The foods and beverages that you include in your diet all affect your teeth and gums.

While some foods and beverages promote healthy teeth and gums, others may lead to tooth decay, erosion, and the development of oral disease.

This article covers 7 foods and beverages that may damage your teeth.

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Sugary beverages like soda, sweetened coffee drinks, and energy drinks have a slew of negative effects on health. They promote cardiovascular disease, weight gain, insulin resistance, and more (1).

Thus, it may come as no surprise that sugary drinks are also harmful to your teeth and gums (1, 2).

These beverages affect your teeth in two harmful ways: They are acidic and they provide fuel for cavity-promoting bacteria. Cavity-promoting bacteria, such as Streptococcus mutans, feed on sugar and produce acids that demineralize or break down tooth enamel (3).

So, acidic, sugary drinks like cola deliver a one-two punch to your teeth. Not only are they naturally acidic, but they also lead to further acid production.

Research shows that soft drinks and sugary beverages are extremely erosive to your teeth. In fact, frequently consuming acidic carbonated drinks like soda and sports drinks is considered a main dietary factor in dental erosion (4, 5).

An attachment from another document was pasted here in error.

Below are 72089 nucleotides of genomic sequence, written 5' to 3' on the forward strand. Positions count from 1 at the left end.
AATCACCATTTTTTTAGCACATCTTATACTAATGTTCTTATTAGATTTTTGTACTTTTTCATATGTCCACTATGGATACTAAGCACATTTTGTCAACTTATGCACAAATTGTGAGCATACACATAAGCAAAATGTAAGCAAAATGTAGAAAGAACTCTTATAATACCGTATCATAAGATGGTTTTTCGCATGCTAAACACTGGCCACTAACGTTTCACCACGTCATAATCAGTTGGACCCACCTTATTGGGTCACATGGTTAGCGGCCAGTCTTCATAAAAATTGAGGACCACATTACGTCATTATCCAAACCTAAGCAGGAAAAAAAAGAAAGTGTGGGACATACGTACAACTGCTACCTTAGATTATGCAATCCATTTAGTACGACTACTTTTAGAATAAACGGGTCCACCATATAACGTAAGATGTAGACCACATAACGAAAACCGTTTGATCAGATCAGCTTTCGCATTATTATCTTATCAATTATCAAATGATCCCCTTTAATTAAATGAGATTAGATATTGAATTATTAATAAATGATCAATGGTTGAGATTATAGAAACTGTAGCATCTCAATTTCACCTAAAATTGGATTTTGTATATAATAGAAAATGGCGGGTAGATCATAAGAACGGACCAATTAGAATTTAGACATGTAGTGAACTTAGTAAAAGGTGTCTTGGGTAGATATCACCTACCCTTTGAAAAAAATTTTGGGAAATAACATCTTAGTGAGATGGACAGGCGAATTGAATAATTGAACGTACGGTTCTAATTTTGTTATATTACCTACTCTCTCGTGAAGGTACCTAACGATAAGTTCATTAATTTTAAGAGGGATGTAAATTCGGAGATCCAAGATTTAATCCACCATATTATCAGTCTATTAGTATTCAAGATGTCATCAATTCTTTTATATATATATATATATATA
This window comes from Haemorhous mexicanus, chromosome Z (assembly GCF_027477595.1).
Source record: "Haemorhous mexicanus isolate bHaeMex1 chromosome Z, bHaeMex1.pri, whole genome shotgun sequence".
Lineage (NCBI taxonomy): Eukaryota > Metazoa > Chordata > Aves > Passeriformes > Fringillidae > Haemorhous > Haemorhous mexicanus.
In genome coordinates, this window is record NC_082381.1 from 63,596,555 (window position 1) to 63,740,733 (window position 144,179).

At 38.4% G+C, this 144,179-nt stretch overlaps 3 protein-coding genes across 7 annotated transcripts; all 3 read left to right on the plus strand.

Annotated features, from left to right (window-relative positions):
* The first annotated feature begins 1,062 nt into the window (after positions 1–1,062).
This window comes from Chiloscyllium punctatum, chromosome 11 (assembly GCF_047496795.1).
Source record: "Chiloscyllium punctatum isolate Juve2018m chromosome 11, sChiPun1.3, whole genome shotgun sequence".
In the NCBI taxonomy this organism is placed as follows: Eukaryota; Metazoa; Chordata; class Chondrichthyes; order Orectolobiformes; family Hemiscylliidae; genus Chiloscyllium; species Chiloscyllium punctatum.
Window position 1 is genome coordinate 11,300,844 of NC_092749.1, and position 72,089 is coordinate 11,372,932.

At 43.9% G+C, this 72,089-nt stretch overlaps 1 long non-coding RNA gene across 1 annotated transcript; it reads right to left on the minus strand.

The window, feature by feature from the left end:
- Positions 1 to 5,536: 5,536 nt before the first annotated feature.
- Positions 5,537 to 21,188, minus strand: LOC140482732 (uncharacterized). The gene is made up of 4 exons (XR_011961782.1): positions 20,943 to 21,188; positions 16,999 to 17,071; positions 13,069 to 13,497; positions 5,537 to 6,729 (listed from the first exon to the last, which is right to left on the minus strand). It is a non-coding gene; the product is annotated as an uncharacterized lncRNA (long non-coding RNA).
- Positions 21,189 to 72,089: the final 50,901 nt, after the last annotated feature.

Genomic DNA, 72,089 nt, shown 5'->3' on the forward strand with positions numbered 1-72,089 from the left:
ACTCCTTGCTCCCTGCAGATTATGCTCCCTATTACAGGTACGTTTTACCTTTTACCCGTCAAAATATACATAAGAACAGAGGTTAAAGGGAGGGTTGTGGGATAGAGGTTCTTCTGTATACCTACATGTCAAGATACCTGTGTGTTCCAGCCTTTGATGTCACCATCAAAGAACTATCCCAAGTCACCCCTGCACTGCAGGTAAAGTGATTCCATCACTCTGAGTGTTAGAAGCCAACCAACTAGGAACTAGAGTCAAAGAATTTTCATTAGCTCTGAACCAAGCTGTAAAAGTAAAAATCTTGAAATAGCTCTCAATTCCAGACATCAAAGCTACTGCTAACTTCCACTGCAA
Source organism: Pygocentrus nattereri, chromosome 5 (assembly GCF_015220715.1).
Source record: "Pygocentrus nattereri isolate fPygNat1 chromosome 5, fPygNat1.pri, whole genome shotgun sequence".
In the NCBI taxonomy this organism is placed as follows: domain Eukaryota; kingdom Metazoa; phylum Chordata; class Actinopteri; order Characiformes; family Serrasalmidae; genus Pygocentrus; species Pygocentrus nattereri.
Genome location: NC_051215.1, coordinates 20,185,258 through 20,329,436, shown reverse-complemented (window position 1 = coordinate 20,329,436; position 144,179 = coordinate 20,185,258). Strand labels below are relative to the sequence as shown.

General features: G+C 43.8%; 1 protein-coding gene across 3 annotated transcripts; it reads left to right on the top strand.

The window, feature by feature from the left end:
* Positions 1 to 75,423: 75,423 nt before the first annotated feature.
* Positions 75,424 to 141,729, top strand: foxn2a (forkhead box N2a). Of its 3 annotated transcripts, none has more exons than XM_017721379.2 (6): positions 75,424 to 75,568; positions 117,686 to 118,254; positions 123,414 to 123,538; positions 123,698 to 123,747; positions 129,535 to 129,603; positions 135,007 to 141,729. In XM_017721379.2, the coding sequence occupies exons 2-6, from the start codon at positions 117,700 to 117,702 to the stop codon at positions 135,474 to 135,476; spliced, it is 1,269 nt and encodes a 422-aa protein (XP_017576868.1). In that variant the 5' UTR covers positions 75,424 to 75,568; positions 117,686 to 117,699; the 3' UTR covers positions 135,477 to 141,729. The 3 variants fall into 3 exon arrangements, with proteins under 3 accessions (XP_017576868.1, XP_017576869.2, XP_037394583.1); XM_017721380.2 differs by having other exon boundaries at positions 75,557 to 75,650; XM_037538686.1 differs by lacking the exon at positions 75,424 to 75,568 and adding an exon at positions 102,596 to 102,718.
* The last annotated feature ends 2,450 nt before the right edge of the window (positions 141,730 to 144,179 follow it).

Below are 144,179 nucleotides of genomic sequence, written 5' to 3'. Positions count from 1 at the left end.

Though some people may think diet soda is a better choice for oral health, this is not the case.

In fact, diet cola has been shown to be even more erosive to tooth enamel than regular Coca-Cola. Researchers suggest that diet cola may actually be more erosive to teeth because it contains citric acid, which binds to calcium and removes it from the teeth (6, 7).

Holding or swishing soda and other acidic beverages in your mouth may be especially problematic, as this increases the time that the acidic substance is in contact with your teeth (8).

Experts say you should also avoid brushing your teeth right after drinking acidic beverages, like soda, because your enamel is vulnerable to damage (8).

Consuming cola, sports drinks, and other acidic beverages regularly could lead to irreversible damage to your teeth.

Plus, studies have shown that in young adults, consumption of sugar-sweetened beverages is associated with dental caries, or cavities, which is a major contributor to tooth loss (9).

For this reason, it’s best to avoid or limit sugary, acidic beverages as much as possible (8).


Soft drinks and sugary beverages are erosive to your teeth, and consuming these frequently can lead to irreversible damage to your teeth.

As mentioned above, sugar feeds harmful bacteria in your mouth, which leads to the production of acids that break down tooth enamel.

This is why dietary added sugar intake is considered the most important risk factor for cavities (10).